In a supine position, place your feet on the floor. Prepare with your breath. Exhale as the foot moves away from your body, with you heel sliding on the floor. Think about keeping your pelvis stable as the foot moves. Inhale and reset. Switch feet.


Level 2

Reverse tabletop with 360 breathing:

Lie in a supine position. Prepare with your breath. Brace. Lift one leg to 90 degrees, then lift the other leg to 90 degrees. Just maintaining this position works your core. Below are four versions of reverse tabletop, from easiest (Level 1) to hardest (Level 4). Start with the easiest and progress from there. Alternatively, you can put your (clean) feet on a wall with your legs at a 90-degree angle. Practice 360 breathing while in this position. 

reverse tabletop

Level 3

Heel taps – alternating heel:

Get into reverse tabletop position. Exhale as you move your heel toward the ground. Maintain a stable pelvis. If you find yourself arching your back, then don’t bring your heel all the way to the ground. Stop where you can maintain proper form. Exhale as you tap. Switch sides.

Challenge – Double heel taps:

Do not move to double heel taps unless you are able to tap a heel without arching and while keeping the pelvis stable.



Level 4

Dead bug:

You must be able to maintain a reverse tabletop without arching your back before performing this exercise. To set up your dead bug, prepare with your breath. Exhale and brace your core so you don't rock in your pelvis and arch your back. As your legs and arms move away you should be stable in your pelvis. Your belly should not bulge as you exhale. If you are not able to completely extend your leg, then tap your heel instead. As your arms and legs move away from your body, you must not arch your back. 





Some Additional Tips:

Stop shallow breathing patterns. 

  • Use your abdominals to breathe in a 360 fashion.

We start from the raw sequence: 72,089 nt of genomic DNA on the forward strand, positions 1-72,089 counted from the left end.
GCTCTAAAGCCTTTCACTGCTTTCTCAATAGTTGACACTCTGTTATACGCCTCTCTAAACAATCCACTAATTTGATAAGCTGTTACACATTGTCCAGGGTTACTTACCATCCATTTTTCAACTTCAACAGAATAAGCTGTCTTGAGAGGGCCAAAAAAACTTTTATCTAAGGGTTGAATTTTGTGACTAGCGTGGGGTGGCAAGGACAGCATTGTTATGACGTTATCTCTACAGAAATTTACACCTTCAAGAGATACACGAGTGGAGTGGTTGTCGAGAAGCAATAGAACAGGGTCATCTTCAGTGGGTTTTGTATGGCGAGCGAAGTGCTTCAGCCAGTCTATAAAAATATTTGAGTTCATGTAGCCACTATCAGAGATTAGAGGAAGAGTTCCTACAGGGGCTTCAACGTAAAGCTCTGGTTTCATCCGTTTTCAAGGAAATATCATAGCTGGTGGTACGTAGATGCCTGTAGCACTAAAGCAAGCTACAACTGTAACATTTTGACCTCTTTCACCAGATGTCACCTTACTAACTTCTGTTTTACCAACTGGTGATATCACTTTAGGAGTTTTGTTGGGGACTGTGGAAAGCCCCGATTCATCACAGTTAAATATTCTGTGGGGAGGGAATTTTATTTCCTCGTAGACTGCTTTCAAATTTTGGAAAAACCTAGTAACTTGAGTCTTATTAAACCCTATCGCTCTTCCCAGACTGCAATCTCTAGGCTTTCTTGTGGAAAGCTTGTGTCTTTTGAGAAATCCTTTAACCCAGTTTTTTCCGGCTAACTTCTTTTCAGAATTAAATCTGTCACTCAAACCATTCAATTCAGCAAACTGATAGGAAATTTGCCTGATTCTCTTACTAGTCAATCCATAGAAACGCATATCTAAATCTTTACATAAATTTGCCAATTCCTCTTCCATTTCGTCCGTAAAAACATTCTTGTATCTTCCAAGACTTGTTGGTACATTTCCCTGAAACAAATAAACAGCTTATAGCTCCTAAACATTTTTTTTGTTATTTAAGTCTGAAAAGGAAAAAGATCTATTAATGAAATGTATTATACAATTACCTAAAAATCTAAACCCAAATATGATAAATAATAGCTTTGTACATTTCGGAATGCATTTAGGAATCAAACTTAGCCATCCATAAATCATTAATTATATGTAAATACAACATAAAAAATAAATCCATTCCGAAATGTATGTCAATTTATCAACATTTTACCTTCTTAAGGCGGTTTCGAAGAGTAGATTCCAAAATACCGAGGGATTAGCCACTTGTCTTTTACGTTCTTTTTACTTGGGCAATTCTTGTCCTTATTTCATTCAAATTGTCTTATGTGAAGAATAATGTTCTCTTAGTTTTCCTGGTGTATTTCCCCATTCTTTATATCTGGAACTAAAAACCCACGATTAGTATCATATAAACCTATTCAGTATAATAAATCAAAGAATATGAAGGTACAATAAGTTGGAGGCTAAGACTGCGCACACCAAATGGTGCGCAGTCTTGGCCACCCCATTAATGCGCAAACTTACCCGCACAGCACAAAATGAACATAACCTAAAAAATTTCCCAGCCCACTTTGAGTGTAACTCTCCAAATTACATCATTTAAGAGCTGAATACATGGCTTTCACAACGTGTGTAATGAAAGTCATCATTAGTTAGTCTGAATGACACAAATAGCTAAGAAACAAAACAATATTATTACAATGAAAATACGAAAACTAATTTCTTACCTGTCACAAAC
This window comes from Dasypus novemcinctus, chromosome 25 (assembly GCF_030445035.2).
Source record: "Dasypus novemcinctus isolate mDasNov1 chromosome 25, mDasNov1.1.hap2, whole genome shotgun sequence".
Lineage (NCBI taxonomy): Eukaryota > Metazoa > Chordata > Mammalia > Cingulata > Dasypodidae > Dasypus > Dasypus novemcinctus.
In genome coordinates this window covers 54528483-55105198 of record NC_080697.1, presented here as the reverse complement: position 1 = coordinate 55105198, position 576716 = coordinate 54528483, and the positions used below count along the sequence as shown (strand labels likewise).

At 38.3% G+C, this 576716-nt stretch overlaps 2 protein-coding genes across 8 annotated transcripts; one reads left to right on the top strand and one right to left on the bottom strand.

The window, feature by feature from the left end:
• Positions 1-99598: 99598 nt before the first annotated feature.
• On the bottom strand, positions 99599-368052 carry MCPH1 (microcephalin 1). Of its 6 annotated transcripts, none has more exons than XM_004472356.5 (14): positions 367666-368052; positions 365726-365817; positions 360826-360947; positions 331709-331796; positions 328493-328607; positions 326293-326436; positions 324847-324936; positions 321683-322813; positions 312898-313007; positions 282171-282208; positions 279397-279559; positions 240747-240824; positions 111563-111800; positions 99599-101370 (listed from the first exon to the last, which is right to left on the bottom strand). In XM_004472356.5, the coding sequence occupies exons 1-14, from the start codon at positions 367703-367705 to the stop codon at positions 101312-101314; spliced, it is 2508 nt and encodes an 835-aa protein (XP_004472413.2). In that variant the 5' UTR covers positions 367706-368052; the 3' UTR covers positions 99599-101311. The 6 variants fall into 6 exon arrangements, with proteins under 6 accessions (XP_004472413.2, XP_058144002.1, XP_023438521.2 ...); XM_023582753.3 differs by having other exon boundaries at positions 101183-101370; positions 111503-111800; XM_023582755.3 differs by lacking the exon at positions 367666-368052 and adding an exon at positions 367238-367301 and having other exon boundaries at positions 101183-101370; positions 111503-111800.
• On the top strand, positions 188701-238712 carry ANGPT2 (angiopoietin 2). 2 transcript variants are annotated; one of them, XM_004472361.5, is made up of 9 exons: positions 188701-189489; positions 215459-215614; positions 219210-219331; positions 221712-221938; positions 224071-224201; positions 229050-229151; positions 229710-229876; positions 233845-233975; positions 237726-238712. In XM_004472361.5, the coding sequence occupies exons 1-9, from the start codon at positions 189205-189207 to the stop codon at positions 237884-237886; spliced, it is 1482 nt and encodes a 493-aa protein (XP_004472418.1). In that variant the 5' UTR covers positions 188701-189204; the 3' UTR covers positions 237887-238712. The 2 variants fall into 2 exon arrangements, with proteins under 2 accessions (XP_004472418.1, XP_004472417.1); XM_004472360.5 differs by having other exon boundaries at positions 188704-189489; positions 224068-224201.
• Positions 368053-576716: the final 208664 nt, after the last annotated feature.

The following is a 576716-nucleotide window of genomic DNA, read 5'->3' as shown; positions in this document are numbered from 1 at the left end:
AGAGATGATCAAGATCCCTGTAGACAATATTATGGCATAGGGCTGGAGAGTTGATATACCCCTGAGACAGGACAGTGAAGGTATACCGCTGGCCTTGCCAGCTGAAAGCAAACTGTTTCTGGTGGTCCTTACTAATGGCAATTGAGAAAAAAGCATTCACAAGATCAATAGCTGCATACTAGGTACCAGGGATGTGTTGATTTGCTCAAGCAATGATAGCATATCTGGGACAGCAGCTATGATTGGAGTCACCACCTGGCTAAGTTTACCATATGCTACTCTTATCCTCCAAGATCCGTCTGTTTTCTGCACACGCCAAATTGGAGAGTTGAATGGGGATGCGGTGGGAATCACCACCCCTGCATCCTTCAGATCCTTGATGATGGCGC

• Move through your midline with everyday activities, which will help to connect and reinforce that fascial healing to improve diastasis.
  • Think about alignment principles and apply them to movement including cardio.

Fix muscle imbalances.

Long-term Changes

Unfortunately, closing a diastasis does NOT guarantee it will stay closed. It requires whole-body life-changing behavior. You always have to be mindful as it is a weakness, similar to having a sprained ankle. I was able to get mine down to ½ finger in 4 months' time with posture/alignment changes and breathing while exercising, but when I am tired and not mindful of my breathing and form, I've pushed it in the opposite direction.

Fortunately, these whole body changes can not only help heal a diastasis, but can impact your entire body for the better. Daily and purposeful activities can lead to better posture, breathing, more strength and better movement. My hip and lower back ache went away! My posture is so much better! Don't suffer alone like I did. Please reach out with any questions.



The information provided is for general informational purposes only and should not be considered a substitute for professional medical advice, diagnosis, or treatment. Always seek the advice of your physician or qualified health provider with any questions you may have regarding a medical condition.